Friday saw at least 26 states join or file lawsuits against President Joe Biden’s vaccination mandate.
A coalition of 11 states filed a joint filing stating that "this mandate is unconstitutional and unlawful"
On Thursday, the White House made public its intention to require vaccinations for large-company employees.
A daily selection of top stories, based on your reading preferences, is available to you. Loading Click Sign up to receive marketing emails and other offers from Insider.
On Friday, more than half of the US states joined or filed lawsuits against President Joe Biden’s mandate to immunize employees at large corporations.
Four petitions were signed by 26 states, which is perhaps the largest legal challenge to safety regulations for pandemic-era emergencies since Biden's election. Three Democrat-led States are among the 26.
Four federal appeals courts filed the lawsuits against Biden's demand that companies with over 100 employees require COVID-19 vaccinations or perform weekly testing.
Missouri and 10 other states filed a lawsuit against the US Court of Appeals for Eight Circuit claiming that the mandate was unconstitutional, illegal, and imprudent.
In the filing, the states stated that Biden's mandate would cause "injuries and hardship to working families", inflict economic disruption on the states and private employer, and place even greater strains upon struggling labor markets.
Officially, Biden's mandate was introduced on Thursday. It would affect approximately two-thirds of all private-sector workers. It will take effect on January 4.
Plaintiffs claim that the federal government does not have the constitutional authority necessary to enact a vaccine mandate. They also claim that OSHA (Occupational Safety and Health Administration) does not have the statutory authority necessary to enforce it. They argue that the issue should be left up to the states to resolve.
Kansas Governor said that "States have been leading against COVID-19 since the beginning of the pandemic." Laura Kelly was one of the many Democratic leaders who joined the suits. "It's too late to impose federal standards now that we have developed strategies and systems that are specifically tailored to our needs."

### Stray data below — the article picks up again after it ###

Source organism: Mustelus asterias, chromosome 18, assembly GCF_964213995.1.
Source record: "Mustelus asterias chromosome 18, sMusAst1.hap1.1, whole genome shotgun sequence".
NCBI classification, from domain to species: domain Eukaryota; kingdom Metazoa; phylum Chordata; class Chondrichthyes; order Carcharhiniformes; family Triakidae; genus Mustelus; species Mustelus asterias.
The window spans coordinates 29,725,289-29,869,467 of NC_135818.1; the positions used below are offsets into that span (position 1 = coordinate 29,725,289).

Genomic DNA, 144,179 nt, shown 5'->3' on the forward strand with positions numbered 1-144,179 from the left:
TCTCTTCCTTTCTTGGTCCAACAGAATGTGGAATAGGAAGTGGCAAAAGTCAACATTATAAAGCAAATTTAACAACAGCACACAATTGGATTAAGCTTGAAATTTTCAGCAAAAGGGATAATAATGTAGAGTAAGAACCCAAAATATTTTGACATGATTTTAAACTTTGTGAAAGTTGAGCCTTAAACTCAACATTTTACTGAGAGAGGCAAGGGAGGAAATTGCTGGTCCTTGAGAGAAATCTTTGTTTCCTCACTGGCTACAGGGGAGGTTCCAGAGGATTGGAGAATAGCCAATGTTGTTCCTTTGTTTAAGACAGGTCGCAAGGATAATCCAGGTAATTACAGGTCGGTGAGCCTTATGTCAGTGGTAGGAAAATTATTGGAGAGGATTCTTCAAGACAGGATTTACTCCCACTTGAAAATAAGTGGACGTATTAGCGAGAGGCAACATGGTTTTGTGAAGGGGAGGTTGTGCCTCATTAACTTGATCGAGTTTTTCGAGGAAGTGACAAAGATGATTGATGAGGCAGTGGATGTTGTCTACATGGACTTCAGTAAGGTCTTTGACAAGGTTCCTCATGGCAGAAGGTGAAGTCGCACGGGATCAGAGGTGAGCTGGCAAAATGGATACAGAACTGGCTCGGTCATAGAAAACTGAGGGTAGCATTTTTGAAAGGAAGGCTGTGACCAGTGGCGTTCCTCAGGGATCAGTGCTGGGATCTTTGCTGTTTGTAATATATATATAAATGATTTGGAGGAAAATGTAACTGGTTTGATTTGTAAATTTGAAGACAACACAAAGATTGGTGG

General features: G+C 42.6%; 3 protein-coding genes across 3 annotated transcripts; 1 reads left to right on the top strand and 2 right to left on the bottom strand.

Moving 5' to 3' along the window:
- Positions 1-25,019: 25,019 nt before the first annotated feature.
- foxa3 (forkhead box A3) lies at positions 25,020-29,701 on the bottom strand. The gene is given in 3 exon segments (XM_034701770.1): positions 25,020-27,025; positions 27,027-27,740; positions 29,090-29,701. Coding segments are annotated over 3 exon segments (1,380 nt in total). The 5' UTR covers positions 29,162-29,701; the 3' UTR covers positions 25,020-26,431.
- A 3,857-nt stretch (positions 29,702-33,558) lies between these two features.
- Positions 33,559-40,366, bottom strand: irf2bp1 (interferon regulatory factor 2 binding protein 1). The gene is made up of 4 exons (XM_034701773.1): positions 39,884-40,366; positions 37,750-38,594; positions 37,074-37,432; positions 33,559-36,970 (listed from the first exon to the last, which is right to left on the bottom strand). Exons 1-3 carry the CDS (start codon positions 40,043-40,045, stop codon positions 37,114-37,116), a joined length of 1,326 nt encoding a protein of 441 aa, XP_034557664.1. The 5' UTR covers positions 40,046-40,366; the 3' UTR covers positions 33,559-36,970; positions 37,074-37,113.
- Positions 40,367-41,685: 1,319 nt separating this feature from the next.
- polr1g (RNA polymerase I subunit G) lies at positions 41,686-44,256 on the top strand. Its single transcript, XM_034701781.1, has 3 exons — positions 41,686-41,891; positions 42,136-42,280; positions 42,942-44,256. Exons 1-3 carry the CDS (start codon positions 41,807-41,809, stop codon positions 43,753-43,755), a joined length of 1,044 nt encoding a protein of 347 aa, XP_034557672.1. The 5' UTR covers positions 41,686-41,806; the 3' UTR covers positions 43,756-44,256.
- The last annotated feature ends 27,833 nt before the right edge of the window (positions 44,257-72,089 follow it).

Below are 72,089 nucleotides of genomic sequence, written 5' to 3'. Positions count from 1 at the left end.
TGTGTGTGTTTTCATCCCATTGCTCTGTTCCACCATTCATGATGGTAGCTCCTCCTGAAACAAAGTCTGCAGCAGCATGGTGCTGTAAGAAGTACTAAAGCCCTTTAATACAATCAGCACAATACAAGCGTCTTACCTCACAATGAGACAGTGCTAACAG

Biden's requirements were "shoe-horned into" workplace safety statutes in at least one case.
Friday's characterization was rejected by the White House, which stated that it wanted to make "crystal clear” that the requirement was a workplace safety measure and not a mandate for vaccines.
In a briefing, Karine Jean-Pierre, principal deputy Press Secretary, stated that "that would be, on it's face, incorrect." It is a standard that a safe workplace must either adhere to weekly testing or be vaccinated, as it has been for many months.
Missouri was joined by Arizona, Nebraska and Montana in its Eighth Circuit petition.
Kentucky joined Idaho, Kansas and Oklahoma in filing with the Sixth Circuit.
Texas joined Louisiana, South Carolina and Utah in filing a petition to the Fifth Circuit.
Georgia joined Florida and Alabama in filing for the Eleventh Circuit.
Last week, at least two additional lawsuits were filed against the Biden administration's vaccination requirements. On Thursday, Mississippi joined an independent lawsuit along with Indiana and Louisiana. Florida filed a single complaint at the US District Court in Tampa after it had previously announced its intention to sue.
Florida Governor said, "We started with 15 days to slow down the spread, and now it's, "Get jabbed, or lose your job,"" Ron DeSantis stated in a press conference that OSHA requirements were "500 pages" of government bureaucracy.